Physically Active and Healthy Learners
The Physical Education Department wants to cultivate active and responsible students by developing their knowledge, skills, attitudes and values that contribute to a healthy and physically active lifestyle.
Purpose of Physical Education
The purpose of physical education is to enable students to demonstrate individually and with others the physical skills, practices, and values to enjoy a lifetime of active, healthy living.
Goals of Physical Education
A comprehensive, well-articulated syllabus helps students to achieve the goals of physical education. The six goals are equally important - each interacts with others in a well-planned programme that addresses the knowledge, skills and values desired for every student. Physical education seeks to develop in each student the ability to:
This syllabus is organised to achieve the goals of physical education based on the framework below. At the apex is the purpose of physical education, achieved through the learning areas to enable students to develop efficiency, effectiveness and versatility in their movement. Learning in the affective areas and competencies for the 21st century are both the outcomes and enablers for the learning of physical education. Through a balanced and well-designed curriculum, delivered through appropriate and effective pedagogies and meaningful assessment, students will acquire the knowledge, skills and values to live active and healthy lives.
21 st Century Competencies in Physical Education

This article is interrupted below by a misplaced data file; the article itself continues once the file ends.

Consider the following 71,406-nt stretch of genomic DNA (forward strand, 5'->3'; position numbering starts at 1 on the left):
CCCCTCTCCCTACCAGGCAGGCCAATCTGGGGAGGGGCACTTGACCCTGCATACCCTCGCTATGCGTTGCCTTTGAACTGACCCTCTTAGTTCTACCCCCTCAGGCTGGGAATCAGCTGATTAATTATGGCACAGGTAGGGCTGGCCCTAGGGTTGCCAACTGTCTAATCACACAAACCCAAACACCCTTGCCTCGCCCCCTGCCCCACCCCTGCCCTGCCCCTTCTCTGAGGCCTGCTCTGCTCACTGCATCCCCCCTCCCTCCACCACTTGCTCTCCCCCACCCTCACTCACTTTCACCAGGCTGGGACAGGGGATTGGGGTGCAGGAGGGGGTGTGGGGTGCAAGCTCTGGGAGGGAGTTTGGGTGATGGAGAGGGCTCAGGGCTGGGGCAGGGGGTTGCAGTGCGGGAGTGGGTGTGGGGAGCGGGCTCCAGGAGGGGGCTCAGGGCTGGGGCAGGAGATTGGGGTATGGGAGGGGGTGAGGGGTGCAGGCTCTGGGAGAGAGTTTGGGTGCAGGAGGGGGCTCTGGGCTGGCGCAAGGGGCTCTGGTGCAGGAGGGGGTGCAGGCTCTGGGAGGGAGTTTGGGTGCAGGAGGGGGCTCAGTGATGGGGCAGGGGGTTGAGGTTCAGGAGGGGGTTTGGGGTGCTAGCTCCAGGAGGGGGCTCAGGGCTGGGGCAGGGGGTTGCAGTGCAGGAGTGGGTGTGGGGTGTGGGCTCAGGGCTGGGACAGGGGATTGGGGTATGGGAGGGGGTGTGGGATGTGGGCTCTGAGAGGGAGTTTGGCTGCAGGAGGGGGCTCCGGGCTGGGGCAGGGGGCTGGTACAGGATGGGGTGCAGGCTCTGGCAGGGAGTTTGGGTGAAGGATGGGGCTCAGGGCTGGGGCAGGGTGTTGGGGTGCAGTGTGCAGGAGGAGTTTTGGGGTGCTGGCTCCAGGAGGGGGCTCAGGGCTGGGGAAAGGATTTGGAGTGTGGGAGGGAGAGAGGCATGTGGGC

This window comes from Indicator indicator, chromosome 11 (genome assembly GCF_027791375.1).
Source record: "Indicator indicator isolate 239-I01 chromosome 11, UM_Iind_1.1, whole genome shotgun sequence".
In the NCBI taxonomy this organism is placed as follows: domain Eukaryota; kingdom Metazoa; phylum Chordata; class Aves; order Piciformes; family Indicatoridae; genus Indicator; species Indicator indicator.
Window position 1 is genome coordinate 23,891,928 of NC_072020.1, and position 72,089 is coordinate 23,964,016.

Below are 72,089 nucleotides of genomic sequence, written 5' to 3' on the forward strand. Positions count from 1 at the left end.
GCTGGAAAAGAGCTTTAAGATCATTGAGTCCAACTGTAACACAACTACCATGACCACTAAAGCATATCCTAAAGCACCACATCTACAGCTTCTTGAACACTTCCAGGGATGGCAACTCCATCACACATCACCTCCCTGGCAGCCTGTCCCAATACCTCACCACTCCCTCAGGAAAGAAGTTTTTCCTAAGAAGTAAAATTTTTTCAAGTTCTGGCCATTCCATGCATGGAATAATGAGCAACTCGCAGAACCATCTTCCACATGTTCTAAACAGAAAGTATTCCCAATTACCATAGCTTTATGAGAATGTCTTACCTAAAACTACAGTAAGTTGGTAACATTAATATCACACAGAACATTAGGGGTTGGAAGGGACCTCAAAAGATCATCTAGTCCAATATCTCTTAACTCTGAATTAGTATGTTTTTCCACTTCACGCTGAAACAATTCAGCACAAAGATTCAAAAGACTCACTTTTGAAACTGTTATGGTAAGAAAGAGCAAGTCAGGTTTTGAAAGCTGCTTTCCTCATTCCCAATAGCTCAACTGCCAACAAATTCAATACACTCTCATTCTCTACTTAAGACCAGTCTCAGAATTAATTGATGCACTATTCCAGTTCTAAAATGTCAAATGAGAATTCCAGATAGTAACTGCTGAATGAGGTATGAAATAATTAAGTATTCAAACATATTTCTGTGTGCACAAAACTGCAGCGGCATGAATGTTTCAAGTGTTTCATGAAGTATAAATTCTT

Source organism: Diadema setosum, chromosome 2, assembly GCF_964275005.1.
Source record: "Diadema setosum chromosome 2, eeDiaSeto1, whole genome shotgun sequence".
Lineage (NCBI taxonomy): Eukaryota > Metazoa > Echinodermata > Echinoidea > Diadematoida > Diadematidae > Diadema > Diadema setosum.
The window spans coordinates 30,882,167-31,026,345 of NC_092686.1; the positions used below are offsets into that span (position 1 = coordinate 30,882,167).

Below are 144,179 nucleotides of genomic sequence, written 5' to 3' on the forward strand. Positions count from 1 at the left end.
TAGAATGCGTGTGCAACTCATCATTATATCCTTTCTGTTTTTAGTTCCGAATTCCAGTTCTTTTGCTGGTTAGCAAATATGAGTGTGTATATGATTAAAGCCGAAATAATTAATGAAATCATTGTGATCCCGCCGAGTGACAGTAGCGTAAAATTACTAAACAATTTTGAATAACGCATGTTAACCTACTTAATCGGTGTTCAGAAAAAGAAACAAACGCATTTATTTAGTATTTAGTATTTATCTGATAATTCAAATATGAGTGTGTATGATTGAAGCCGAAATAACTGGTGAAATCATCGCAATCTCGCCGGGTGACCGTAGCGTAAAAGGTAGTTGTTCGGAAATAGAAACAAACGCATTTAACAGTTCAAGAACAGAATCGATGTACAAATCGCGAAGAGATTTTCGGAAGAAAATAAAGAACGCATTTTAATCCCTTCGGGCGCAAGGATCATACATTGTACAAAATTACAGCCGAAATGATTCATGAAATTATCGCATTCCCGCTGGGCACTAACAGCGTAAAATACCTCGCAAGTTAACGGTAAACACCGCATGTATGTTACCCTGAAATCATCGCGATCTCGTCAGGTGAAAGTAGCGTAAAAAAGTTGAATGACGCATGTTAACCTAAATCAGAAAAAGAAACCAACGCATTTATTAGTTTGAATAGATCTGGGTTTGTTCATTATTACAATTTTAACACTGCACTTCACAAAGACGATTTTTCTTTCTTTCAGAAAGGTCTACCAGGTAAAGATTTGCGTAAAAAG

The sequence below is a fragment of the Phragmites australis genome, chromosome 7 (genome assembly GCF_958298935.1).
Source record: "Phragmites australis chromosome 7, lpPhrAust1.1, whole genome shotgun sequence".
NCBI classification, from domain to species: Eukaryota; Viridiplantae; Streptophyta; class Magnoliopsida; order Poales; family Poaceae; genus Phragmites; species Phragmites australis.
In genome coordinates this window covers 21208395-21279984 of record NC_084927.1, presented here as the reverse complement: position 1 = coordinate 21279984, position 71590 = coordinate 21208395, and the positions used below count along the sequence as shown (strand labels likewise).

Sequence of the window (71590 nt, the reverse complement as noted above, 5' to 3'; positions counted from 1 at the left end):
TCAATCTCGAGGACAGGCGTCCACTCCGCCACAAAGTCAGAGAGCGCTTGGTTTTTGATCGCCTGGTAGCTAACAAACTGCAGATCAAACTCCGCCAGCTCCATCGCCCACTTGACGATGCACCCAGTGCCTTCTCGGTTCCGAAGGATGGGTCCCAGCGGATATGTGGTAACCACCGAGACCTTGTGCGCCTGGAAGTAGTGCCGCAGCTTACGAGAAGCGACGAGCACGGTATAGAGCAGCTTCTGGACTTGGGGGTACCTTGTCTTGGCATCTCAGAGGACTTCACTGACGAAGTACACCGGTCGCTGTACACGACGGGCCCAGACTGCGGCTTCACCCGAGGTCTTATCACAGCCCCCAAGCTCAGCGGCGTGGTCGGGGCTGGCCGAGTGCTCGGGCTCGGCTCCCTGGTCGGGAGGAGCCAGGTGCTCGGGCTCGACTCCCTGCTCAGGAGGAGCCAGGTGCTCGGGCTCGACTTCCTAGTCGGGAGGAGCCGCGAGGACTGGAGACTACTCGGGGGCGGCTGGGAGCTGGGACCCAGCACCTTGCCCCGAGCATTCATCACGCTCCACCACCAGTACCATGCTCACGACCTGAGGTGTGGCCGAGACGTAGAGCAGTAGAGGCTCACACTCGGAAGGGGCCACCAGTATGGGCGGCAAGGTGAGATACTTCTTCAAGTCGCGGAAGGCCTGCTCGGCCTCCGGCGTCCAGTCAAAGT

Physical education provides a natural platform for students to clarify and act on their personal values. It allows for social interactions and demonstration of positive emotions as well as social behaviours. Through carefully designed learning activities and ‘teachable moments’ in physical education, students are given the opportunities to acquire sound moral values, develop social skills and higher order thinking skills, and 21st Century Competencies.
The lower primary level focuses on mastery of fundamental motor skills such as locomotor (e.g. walk, run, hop, jump, leap, gallop, skip, slide) , non-locomotor (e.g. bend, stretch, twist, turn, push, pull, raise, lower, shake) and manipulative skills (e.g. toss, catch, throw, kick, strike) with application of movement concepts to develop efficiency, effectiveness and versatility in students’ performance. Once the foundation is laid, the upper primary level extends on the mastery of discrete skills to focus on more complex combinations and sequences of movements, and skills application in more recognisable forms of activity and games.
The PE Department has been very privileged to host and work with two visiting fellows, Dr. Sara Ashworth and Dr. Steve Mitchell.
Dr. Sara Ashworth earned her MA from the University of Mississippi and an EdD from Temple University in Philadelphia, PA. From 1987-2008, Dr. Sara Ashworth taught the Spectrum of Teaching Styles in the Department of Elementary Education at Florida Atlantic University (FAU).
Dr. Ashworth observed a total of 8 PE lessons conducted by our teachers followed by post lesson discussions after each lesson on the Spectrum of Teaching Styles used in teaching episodes focusing specifically on the decision making processes and behavioural expectations. The team also explored the possibilities of using the Inclusive Style (Slanting Rope idea) to enable students with varied abilities to make decisions on performing different levels of task representation.
Dr. Steve Mitchell is a professor of physical education teacher education at Kent State University. He received his undergraduate and master’s degrees from Loughborough University, England, where the tactical approach was developed. He earned a PhD in teaching and curriculum at Syracuse University.